“The brothers immediately sent Paul and Silas away by night to Berea, and when they arrived they went into the Jewish synagogue. Now these Jews were more noble than those in Thessalonica; they received the word with all eagerness, examining the Scriptures daily to see if these things were so. Many of them therefore believed, with not a few Greek women of high standing as well as men”. Acts 17:10-12 (ESV)
The word “noble” normally referred to a person’s family lineage. In this passage however, it is referring to their character not to their lineage. In other words, regardless of their parentage they were noble because of their character and actions.
What was it about the Berean’s character that made them more noble than the Thessalonians? It was the way the responded to Paul’s preaching. I want to show you how to develop the kind of nobility that the Berean’s had.
Be Willing To Be Wrong
The Bible says that the Berean’s “…received the word with all eagerness…” This implies that they gave what Paul and Silas were teaching a fair hearing. They really listened to what Paul and Silas had to say, despite the fact that what they were teaching was contrary to what they already believed.
The Berean’s that listened to Paul and Silas were one of three things. Some were Jews who were living in Berea. Others may have been Greek converts to Judaism. If they were either of these, then Paul’s teaching about Jesus being the Messiah was contrary to what the religious leaders were pushing. Then there were some that were plain ole Greeks. If they were plain ole Greeks, they were almost assuredly idolaters. This would make Paul’s teaching very contrary to what they were used to hearing.
They were one of those three and despite the fact that Paul taught contrary to what they already believed, they listed and were willing to be wrong. They gave Paul and Silas a fair hearing and didn’t dismiss what they were saying out of hand.
If we are going to have the kind of noble character that the Berean’s had, then we must be willing to be wrong. We must accept that we may not have a lock on everything. We must be willing to give a fair hearing to something, even if it goes against what we already believe, and not dismiss it out of hand with a “Sorry, I just don’t believe like that.” This is a hard thing to do. As I thought about this I became more and more convinced that there are a couple of reasons we have to be willing to be wrong about things.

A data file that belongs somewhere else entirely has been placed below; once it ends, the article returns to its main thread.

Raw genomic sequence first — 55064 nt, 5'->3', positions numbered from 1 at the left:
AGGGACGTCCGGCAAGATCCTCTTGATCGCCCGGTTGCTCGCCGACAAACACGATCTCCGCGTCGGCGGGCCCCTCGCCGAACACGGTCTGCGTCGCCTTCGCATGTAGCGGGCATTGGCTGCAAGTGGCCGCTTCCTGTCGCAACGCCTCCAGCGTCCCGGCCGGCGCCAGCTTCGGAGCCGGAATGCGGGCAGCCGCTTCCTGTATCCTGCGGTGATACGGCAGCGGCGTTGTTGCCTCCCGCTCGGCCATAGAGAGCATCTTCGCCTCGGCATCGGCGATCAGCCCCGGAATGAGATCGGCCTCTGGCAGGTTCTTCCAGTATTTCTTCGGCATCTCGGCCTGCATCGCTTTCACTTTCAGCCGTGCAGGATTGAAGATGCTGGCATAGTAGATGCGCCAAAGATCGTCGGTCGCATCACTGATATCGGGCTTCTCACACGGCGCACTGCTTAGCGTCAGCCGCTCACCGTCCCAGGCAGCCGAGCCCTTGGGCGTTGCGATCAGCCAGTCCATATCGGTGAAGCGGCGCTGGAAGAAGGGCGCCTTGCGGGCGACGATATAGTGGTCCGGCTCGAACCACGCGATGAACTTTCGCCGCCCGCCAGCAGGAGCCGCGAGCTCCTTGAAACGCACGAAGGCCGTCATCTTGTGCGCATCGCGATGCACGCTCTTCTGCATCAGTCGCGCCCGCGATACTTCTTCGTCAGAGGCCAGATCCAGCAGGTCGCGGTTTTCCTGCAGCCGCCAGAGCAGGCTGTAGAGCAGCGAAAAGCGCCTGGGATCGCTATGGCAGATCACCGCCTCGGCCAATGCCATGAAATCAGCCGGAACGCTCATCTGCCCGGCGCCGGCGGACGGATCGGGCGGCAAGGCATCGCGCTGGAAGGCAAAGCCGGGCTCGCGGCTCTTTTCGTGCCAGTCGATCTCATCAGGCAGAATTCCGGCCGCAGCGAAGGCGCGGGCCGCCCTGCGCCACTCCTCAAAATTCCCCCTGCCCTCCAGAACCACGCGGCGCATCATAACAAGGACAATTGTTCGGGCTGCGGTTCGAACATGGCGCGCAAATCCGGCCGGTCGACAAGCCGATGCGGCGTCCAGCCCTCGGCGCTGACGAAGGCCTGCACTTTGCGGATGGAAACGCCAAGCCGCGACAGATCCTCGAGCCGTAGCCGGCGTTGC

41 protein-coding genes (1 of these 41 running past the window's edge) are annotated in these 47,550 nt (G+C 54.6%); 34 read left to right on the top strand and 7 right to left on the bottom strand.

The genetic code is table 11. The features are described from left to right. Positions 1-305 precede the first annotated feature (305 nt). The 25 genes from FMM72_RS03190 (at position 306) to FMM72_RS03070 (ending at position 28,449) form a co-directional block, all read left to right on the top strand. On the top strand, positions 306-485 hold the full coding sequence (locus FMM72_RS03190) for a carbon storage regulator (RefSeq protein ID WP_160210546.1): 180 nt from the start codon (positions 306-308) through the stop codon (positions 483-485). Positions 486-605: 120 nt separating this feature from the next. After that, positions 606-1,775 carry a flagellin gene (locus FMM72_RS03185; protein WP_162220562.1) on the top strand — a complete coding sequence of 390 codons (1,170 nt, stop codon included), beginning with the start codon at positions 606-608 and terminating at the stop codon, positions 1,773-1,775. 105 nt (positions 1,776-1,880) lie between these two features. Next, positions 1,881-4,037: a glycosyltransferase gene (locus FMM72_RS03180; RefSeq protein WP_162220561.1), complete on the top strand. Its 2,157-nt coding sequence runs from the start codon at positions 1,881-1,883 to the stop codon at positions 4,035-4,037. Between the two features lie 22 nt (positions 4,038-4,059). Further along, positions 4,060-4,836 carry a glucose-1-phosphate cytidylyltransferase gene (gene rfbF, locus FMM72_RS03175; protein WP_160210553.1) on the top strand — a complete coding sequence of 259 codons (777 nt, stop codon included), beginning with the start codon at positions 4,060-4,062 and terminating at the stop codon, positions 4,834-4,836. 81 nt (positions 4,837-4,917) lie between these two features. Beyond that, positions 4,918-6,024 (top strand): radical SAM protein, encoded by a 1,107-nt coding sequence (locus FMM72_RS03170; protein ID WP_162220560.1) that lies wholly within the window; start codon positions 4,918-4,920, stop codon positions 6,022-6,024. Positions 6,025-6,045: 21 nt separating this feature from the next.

First, I think that to be totally unwilling to ever listen to something different and be wrong is really little more than prideful stubbornness. Now I’m not suggesting we should change with every wind of doctrine. But to assume that you have it all locked up and could not possibly be wrong is pride. To be unwilling to admit when you are proven wrong is stubborn. Put them together and you get prideful stubbornness.
Secondly, I am convinced that when we become unwilling to admit we could be wrong and we stop listening to things that challenge us we stop growing. Some of the greatest times of growth in my life came when I was challenged about issues I was already fairly convinced about. When I was challenged about these issues, decided that I could be wrong about them and searched them out for myself, I grew far more than I would have by dismissing them.
Search The Scriptures For Yourself
The Berean’s not only listened to Paul’s teaching with a willingness to be wrong, but they also didn’t blindly accept what he said as the truth. They examined the Scriptures daily to see if what Paul was saying was correct.